The challenges of genome-wide interaction studies: lessons to learn from the analysis of HDL blood levels.
van Leeuwen EM., Smouter FAS., Kam-Thong T., Karbalai N., Smith AV., Harris TB., Launer LJ., Sitlani CM., Li G., Brody JA., Bis JC., White CC., Jaiswal A., Oostra BA., Hofman A., Rivadeneira F., Uitterlinden AG., Boerwinkle E., Ballantyne CM., Gudnason V., Psaty BM., Cupples LA., Järvelin M-R., Ripatti S., Isaacs A., Müller-Myhsok B., Karssen LC., van Duijn CM.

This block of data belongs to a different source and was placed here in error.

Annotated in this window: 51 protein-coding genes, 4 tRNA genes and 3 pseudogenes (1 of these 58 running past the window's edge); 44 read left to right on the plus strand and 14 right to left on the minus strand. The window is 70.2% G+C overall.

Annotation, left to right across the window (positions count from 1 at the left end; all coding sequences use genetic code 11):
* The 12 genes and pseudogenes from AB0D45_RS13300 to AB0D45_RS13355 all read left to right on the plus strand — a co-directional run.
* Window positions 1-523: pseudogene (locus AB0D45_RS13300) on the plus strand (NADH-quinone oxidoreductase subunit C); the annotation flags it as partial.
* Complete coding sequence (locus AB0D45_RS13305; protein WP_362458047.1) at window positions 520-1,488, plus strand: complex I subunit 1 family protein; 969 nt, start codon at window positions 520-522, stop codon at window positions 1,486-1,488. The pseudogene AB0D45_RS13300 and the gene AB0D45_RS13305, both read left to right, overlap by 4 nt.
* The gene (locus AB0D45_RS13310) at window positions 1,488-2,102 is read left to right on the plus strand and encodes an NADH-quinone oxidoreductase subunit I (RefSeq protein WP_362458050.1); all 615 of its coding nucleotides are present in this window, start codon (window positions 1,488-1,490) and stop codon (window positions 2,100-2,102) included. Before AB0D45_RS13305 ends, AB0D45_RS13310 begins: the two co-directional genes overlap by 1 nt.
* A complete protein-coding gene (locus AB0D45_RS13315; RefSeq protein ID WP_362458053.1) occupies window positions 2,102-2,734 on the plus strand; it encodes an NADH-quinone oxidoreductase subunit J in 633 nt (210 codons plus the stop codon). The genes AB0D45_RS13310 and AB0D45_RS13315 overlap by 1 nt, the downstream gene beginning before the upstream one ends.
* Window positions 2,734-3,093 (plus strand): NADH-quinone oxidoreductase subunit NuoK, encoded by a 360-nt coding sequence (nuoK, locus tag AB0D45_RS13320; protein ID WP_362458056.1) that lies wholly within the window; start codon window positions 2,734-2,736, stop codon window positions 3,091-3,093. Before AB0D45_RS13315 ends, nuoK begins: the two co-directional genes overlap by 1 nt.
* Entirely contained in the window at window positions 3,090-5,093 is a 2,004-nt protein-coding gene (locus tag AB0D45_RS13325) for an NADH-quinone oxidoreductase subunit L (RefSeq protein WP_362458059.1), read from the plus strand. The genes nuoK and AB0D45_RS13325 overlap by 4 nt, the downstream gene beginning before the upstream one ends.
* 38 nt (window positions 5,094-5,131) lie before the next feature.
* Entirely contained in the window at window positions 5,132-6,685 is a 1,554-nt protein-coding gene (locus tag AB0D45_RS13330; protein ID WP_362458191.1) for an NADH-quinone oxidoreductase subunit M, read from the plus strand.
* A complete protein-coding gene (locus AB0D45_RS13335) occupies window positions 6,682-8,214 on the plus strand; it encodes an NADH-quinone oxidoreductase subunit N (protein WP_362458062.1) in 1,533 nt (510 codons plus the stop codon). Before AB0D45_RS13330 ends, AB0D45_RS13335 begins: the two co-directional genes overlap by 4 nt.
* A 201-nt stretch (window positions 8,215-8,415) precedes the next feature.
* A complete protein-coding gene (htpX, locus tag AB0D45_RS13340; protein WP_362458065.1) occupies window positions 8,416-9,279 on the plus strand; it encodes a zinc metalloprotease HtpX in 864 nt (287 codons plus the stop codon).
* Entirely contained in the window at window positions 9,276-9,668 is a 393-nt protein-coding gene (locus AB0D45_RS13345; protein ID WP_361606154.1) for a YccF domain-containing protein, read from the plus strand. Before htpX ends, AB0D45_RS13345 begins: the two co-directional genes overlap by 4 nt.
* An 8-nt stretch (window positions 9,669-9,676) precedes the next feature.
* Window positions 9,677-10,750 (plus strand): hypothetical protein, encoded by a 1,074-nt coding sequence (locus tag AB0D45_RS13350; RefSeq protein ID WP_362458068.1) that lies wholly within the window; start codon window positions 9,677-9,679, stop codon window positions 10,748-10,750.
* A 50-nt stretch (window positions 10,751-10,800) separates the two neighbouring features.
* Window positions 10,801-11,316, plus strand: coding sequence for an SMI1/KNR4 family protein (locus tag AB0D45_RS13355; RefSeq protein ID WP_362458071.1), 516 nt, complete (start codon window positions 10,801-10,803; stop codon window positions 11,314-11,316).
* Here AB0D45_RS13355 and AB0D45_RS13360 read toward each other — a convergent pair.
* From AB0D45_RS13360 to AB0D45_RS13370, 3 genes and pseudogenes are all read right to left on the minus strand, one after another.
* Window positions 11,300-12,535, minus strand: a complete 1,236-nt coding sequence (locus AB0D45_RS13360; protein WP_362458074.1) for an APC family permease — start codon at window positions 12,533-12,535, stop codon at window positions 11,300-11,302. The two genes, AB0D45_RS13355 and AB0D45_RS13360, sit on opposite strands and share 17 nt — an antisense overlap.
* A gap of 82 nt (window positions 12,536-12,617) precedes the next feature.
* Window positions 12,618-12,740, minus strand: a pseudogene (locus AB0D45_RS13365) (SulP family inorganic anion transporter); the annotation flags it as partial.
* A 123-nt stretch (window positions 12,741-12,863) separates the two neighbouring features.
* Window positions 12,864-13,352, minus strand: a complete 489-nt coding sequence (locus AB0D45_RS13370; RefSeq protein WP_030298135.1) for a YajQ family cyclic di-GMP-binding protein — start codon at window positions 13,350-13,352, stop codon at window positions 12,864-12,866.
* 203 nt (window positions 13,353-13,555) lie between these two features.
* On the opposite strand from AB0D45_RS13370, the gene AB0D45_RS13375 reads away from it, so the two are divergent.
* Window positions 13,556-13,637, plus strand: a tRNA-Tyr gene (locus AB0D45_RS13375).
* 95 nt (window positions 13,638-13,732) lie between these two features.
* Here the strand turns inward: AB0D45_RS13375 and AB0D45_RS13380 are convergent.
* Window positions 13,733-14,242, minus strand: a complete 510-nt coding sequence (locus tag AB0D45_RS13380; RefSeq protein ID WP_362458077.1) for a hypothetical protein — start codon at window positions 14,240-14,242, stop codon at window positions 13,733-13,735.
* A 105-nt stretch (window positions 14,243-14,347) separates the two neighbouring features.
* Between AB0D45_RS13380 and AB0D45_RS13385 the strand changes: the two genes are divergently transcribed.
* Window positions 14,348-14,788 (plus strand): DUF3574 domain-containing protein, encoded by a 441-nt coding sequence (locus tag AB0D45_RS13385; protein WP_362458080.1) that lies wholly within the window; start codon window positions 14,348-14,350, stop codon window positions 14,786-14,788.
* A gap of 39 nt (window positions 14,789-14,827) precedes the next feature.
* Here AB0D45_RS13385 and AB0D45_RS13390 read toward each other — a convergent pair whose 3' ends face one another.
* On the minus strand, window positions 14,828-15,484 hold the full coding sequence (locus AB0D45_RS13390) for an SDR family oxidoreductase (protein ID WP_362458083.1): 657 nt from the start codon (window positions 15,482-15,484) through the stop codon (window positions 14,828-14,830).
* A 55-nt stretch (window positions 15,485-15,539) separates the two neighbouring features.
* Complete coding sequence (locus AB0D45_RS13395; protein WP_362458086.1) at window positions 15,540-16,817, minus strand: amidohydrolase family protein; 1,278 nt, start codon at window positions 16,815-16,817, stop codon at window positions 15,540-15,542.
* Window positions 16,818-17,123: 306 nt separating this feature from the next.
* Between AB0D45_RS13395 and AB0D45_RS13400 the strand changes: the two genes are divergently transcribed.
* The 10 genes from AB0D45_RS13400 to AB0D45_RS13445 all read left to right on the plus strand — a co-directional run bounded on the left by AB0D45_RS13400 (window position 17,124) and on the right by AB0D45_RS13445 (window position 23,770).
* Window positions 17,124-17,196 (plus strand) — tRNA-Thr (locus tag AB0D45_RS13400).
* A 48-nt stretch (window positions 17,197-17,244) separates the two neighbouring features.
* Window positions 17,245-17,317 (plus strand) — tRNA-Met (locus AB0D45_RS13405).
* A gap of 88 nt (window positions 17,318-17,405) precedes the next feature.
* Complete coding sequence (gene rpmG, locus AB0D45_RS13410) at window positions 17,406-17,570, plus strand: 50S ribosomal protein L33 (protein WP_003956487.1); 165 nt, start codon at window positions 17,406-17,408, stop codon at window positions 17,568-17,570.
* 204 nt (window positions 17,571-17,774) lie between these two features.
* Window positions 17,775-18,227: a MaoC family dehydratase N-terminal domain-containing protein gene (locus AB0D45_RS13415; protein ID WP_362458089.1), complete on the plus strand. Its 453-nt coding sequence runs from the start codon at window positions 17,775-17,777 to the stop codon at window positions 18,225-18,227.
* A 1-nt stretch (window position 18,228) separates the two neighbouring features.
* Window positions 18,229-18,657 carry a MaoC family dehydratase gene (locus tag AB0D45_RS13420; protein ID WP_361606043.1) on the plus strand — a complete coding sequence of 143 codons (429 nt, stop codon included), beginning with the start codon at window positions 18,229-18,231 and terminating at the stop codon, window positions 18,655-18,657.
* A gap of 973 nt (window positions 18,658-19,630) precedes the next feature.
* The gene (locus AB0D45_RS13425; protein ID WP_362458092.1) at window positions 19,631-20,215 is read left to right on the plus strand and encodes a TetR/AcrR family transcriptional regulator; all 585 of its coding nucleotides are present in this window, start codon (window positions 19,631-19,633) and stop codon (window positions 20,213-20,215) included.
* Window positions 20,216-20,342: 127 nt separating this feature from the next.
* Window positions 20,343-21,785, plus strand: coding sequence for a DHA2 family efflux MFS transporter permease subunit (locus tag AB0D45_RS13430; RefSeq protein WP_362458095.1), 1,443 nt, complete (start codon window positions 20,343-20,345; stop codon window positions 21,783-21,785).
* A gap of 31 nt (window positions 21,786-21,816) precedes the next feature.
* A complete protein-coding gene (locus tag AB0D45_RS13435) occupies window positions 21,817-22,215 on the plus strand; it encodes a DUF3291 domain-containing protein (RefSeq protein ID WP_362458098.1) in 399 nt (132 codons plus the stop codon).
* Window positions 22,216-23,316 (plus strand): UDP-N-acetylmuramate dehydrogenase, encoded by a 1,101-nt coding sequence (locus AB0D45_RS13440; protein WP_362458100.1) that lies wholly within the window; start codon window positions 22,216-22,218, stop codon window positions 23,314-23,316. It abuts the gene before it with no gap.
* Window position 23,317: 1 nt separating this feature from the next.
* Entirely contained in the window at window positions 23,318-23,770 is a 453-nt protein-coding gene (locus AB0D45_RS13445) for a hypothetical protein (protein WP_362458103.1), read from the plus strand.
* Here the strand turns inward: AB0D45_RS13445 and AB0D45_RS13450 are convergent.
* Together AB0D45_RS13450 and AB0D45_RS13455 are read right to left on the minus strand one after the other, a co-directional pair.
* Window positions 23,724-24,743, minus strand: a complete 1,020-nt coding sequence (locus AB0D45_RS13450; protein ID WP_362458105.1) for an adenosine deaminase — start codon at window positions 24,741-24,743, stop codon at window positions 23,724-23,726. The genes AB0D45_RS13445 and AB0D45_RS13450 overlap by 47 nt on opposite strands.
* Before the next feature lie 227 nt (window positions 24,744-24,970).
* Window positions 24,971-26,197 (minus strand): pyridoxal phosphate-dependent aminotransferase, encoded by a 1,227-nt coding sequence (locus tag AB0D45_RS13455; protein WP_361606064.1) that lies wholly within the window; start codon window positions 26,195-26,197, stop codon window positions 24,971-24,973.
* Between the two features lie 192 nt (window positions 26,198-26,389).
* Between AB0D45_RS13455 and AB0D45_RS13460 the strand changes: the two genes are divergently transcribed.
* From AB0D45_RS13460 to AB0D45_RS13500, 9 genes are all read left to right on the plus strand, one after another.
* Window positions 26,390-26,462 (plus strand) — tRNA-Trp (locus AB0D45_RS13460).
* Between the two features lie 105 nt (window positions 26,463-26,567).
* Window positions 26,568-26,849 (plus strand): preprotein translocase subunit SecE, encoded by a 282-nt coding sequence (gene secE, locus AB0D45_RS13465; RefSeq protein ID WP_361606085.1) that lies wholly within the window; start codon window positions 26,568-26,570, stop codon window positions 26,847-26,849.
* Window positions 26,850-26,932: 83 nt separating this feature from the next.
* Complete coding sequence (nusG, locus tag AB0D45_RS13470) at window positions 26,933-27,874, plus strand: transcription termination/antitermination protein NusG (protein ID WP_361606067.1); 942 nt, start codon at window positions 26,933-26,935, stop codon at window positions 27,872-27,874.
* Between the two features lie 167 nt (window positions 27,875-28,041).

Genome-wide association studies (GWAS) have revealed 74 single nucleotide polymorphisms (SNPs) associated with high-density lipoprotein cholesterol (HDL) blood levels. This study is, to our knowledge, the first genome-wide interaction study (GWIS) to identify SNP×SNP interactions associated with HDL levels. We performed a GWIS in the Rotterdam Study (RS) cohort I (RS-I) using the GLIDE tool which leverages the massively parallel computing power of Graphics Processing Units (GPUs) to perform linear regression on all genome-wide pairs of SNPs. By performing a meta-analysis together with Rotterdam Study cohorts II and III (RS-II and RS-III), we were able to filter 181 interaction terms with a p-value<1 · 10-8 that replicated in the two independent cohorts. We were not able to replicate any of these interaction term in the AGES, ARIC, CHS, ERF, FHS and NFBC-66 cohorts (Ntotal = 30,011) when adjusting for multiple testing. Our GWIS resulted in the consistent finding of a possible interaction between rs774801 in ARMC8 (ENSG00000114098) and rs12442098 in SPATA8 (ENSG00000185594) being associated with HDL levels. However, p-values do not reach the preset Bonferroni correction of the p-values. Our study suggest that even for highly genetically determined traits such as HDL the sample sizes needed to detect SNP×SNP interactions are large and the 2-step filtering approaches do not yield a solution. Here we present our analysis plan and our reservations concerning GWIS.